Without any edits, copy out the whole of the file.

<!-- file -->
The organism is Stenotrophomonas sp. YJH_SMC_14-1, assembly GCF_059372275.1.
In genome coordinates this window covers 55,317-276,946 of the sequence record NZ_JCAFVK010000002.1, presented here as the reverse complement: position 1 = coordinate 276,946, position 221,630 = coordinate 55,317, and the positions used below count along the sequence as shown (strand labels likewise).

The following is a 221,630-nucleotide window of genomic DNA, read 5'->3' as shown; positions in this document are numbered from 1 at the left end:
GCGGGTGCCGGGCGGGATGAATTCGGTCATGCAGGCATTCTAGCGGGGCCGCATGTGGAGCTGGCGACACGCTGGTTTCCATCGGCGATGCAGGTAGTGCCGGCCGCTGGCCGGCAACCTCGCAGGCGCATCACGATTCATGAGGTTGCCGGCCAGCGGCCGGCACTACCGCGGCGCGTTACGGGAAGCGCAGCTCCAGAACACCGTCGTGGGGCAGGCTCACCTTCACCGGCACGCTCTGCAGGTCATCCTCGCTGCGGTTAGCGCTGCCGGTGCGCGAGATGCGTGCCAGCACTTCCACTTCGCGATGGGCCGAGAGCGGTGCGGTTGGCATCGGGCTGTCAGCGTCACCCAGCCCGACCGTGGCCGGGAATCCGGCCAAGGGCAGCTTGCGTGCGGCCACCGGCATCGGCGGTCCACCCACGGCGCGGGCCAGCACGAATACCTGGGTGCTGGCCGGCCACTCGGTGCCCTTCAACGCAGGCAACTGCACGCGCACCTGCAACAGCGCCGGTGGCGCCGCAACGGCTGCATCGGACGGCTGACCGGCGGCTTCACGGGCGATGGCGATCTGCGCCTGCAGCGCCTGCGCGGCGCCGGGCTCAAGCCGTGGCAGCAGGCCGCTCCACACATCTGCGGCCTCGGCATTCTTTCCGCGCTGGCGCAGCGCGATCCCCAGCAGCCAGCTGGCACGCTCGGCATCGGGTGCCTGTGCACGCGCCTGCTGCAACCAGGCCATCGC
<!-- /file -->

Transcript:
The organism is Stenotrophomonas sp. YJH_SMC_14-1, assembly GCF_059372275.1.
In genome coordinates this window covers 55,317-276,946 of the sequence record NZ_JCAFVK010000002.1, presented here as the reverse complement: position 1 = coordinate 276,946, position 221,630 = coordinate 55,317, and the positions used below count along the sequence as shown (strand labels likewise).

The following is a 221,630-nucleotide window of genomic DNA, read 5'->3' as shown; positions in this document are numbered from 1 at the left end:
GCGGGTGCCGGGCGGGATGAATTCGGTCATGCAGGCATTCTAGCGGGGCCGCATGTGGAGCTGGCGACACGCTGGTTTCCATCGGCGATGCAGGTAGTGCCGGCCGCTGGCCGGCAACCTCGCAGGCGCATCACGATTCATGAGGTTGCCGGCCAGCGGCCGGCACTACCGCGGCGCGTTACGGGAAGCGCAGCTCCAGAACACCGTCGTGGGGCAGGCTCACCTTCACCGGCACGCTCTGCAGGTCATCCTCGCTGCGGTTAGCGCTGCCGGTGCGCGAGATGCGTGCCAGCACTTCCACTTCGCGATGGGCCGAGAGCGGTGCGGTTGGCATCGGGCTGTCAGCGTCACCCAGCCCGACCGTGGCCGGGAATCCGGCCAAGGGCAGCTTGCGTGCGGCCACCGGCATCGGCGGTCCACCCACGGCGCGGGCCAGCACGAATACCTGGGTGCTGGCCGGCCACTCGGTGCCCTTCAACGCAGGCAACTGCACGCGCACCTGCAACAGCGCCGGTGGCGCCGCAACGGCTGCATCGGACGGCTGACCGGCGGCTTCACGGGCGATGGCGATCTGCGCCTGCAGCGCCTGCGCGGCGCCGGGCTCAAGCCGTGGCAGCAGGCCGCTCCACACATCTGCGGCCTCGGCATTCTTTCCGCGCTGGCGCAGCGCGATCCCCAGCAGCCAGCTGGCACGCTCGGCATCGGGTGCCTGTGCACGCGCCTGCTGCAACCAGGCCATCGC